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I have 11 direct reports (Program Technicians) across 3 offices, each of which I'm ultimately responsible for managing.  I direct work, perform performance reviews, provide feedback/coaching, discipline as needed, etc.  Each day of the week I travel to a different physical office.  The nature of this makes it difficult to have a full, true sense of what is happening in each office.  My 03s have been very important if for no other reason than I learn how some people act when I'm not physically present and I've been able to work towards correcting problem behaviors and formally disciplining them where needed.  It's unfortunate that 2 of my 11 directs essentially need a babysitter to behave, and I'm working to correct that, but that is a whole other matter...

Due to the difficulty of keeping an eye on all my staff - and keeping tabs on the details of everything happening in each office aside from that - an intermediary role (Chief Program Technician) was created which was a promotion for one of my directs.  They work in offices opposite me.  This Chief Program Technician has some managerial responsibilities.  They can help delegate work, help set office priorities, help direct workload, etc. They also provide me with their insights regarding performance which is heavily weighted when doing performance reviews or otherwise discussing performance directly with my direct reports via 03s, but they have no power themselves to discipline via sanctioned HR channels.  They could provide feedback, though.  Basically, there is role power, but it isn't the same as my role power.  Their role power is the role power I trust and allow them to wield, and I could reign it in if I wanted/needed.  Basically, anything I CAN delegate to them, I try to delegate to them in order to allow me to focus on bigger picture items.

I'm leaning towards having my Chief Program Technician performing 03s with the remaining 10 directs.  It makes sense to me that the Chief Program Technicians need strong relationships with each of the other Program Technicians as much as I do, and they also need a strong sense of what each person is working on, what questions they have, where they need assistance/training, etc.  The Chief Program Technician is more of a "work in the trenches" type position than mine, which provides them with a valuable perspective that I sometimes do not have in regards to the work getting done and where our priorities need to be at any given moment.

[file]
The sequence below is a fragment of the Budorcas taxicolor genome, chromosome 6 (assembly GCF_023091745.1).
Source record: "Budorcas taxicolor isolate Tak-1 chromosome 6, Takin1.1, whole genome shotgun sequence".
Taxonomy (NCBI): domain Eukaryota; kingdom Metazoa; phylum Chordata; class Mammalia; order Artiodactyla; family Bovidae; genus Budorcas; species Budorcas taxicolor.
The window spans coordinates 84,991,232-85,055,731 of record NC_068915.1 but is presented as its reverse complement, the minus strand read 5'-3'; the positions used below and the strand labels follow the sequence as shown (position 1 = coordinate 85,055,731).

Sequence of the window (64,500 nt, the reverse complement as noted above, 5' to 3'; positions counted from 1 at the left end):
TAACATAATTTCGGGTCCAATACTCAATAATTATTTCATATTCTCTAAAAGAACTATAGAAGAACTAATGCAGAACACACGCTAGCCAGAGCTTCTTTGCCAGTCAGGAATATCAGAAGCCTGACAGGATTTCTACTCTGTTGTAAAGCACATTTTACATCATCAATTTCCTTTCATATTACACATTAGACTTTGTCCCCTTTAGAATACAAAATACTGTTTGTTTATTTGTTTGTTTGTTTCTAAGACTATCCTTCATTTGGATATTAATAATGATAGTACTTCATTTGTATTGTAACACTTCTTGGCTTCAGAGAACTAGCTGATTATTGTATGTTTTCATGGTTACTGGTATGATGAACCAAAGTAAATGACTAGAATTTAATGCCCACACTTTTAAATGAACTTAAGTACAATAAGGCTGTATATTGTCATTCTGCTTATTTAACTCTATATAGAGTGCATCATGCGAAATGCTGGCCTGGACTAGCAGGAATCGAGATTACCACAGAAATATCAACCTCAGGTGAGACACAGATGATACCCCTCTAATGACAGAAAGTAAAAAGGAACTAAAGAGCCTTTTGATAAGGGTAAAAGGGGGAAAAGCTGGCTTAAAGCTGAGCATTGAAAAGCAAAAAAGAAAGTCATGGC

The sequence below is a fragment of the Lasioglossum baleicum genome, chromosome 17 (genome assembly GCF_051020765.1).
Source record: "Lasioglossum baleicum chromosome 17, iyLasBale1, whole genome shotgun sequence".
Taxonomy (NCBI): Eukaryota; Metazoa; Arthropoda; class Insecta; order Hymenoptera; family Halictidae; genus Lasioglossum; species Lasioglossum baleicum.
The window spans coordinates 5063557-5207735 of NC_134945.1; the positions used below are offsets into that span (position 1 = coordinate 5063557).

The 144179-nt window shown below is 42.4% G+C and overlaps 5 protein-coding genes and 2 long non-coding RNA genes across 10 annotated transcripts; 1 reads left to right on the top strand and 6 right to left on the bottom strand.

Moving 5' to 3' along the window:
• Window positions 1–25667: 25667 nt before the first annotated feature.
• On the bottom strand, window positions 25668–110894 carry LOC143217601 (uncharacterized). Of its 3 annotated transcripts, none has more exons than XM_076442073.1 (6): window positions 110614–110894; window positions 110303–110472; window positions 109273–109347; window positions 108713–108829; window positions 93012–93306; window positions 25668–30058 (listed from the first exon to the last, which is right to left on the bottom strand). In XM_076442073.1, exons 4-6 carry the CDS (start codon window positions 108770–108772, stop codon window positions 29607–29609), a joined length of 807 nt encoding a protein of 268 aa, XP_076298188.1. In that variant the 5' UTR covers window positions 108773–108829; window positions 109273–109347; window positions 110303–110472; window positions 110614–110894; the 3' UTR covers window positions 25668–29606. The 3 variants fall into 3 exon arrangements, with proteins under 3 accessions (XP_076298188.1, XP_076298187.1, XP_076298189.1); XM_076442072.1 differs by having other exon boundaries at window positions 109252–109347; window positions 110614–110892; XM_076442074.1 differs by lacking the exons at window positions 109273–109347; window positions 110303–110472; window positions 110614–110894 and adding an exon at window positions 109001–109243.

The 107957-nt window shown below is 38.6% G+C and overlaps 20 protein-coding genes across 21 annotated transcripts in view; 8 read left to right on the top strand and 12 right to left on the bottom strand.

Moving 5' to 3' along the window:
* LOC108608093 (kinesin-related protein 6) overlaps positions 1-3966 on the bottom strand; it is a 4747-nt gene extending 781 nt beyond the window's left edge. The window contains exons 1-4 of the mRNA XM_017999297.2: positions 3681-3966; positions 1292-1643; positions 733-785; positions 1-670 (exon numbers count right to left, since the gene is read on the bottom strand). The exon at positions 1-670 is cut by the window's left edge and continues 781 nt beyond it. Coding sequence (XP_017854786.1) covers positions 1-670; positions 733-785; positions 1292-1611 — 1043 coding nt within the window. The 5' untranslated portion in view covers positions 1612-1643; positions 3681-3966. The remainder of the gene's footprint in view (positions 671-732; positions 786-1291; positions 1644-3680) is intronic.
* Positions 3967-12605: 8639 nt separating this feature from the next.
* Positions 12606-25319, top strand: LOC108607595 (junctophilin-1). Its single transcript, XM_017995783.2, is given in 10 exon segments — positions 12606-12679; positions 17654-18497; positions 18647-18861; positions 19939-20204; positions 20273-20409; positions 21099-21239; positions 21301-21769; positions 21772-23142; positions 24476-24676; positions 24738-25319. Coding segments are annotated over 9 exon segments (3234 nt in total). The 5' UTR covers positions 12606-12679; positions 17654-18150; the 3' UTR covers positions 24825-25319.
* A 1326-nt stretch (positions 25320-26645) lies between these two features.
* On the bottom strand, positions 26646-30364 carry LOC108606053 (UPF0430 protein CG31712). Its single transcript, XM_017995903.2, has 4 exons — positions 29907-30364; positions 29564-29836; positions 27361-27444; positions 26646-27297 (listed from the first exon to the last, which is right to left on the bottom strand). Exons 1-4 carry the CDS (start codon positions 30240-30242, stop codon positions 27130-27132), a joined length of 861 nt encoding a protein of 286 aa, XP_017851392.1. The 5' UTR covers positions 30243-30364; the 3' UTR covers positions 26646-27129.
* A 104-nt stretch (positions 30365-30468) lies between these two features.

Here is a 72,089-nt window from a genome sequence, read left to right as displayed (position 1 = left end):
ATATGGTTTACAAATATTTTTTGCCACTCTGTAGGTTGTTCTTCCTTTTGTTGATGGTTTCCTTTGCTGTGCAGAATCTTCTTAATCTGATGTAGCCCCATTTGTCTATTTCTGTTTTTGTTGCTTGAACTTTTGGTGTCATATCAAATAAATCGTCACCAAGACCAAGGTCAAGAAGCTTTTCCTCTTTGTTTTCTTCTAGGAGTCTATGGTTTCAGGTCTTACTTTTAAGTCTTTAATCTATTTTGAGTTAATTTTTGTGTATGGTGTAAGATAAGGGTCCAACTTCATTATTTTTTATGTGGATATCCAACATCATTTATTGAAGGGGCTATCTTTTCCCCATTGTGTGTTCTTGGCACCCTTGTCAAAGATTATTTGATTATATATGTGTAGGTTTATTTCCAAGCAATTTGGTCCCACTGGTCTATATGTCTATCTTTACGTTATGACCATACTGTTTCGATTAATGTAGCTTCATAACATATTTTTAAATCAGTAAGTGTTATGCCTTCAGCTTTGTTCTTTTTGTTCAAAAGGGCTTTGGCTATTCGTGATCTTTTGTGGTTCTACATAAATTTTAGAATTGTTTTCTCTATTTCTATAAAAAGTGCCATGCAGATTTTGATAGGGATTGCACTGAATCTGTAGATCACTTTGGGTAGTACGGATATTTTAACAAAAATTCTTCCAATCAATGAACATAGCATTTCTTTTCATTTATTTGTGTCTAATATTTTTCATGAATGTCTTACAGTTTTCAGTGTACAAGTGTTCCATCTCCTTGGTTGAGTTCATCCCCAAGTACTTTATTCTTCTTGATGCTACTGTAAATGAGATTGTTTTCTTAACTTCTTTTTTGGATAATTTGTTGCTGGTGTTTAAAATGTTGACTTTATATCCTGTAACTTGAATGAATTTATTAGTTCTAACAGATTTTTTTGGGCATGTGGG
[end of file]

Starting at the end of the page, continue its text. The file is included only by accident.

I don't think this would eliminate my need to have 03s.  I'm still ultimately responsible for all 11 direct reports and perform all HR functions in relation to those members.  So if I go this direction, all my staff would be having two 03s - one with me, and one with the Chief Program Technician.

I'm interested in other people's thoughts regarding this situation as it makes sense to me on one hand to direct my Chief Program Technician to have 03s, but on the other I could see it as something of a duplication of responsiblities.  Maybe it would make more sense to have my Chief Program Technician do a more diluted version of 03s than the full thing (completely remove the final 10 minutes regarding the future).

Thoughts?  Thanks!

jrb3's picture

Seems like it'd be confusing about whether you or this new-role "speak for the company" to someone -- the "multiple bosses" syndrome.  If he says one thing while you say another, then this overlapped duplication of responsibilities causes trouble, especially for your 'problem children'.  Either you or your #2 (or both) would get ignored.

In orgs where there's very little moving between spaces, I've seen an intermediate layer of "leads" grown to handle this situation.  The leads work like you describe, focused on doing the work and making close-to-the-ground decisions on the work (not the staffing/planning of the work).  For the times I've been a lead, it's mostly been handling technical stuff/staff, with the manager next up the chain handling several leads and (gradually fewer) technicals directly as leads got added/grown.  I didn't have direct responsibility for hire/fire or budget as a lead, and did what was "peer feedback" and "project manager O3s" -- meanwhile, my manager was doing the "manager feedback" and "classic O3s".

That leans me towards suggesting you consider your promotee stay in an office with neither 'problem child', so he can take that office's day-to-day off your plate.  He'll learn as you continue rotating through, you'll learn, and at some point you'll rotate into that office less often, mainly to see him.  At some point, he gets responsibility for reviews and O3s, taking those off your plate too and growing him from a "lead" into a "supervisor" (using terms familiar from my industry, bear with me).

If it weren't for the troublesome dudes, and you were the only site-shifter, it'd be a simple suggestion to sit one lead in each office, and you rotate sites to O3/oversee them as they O3/oversee the others at their site.  One manager I knew took a situation like yours, gradually sloughed off the poor performers, and opportunistically inserted a lead as soon as a team got cleared of poor performers.

Anyway, my thoughts and reactions, for what it's worth.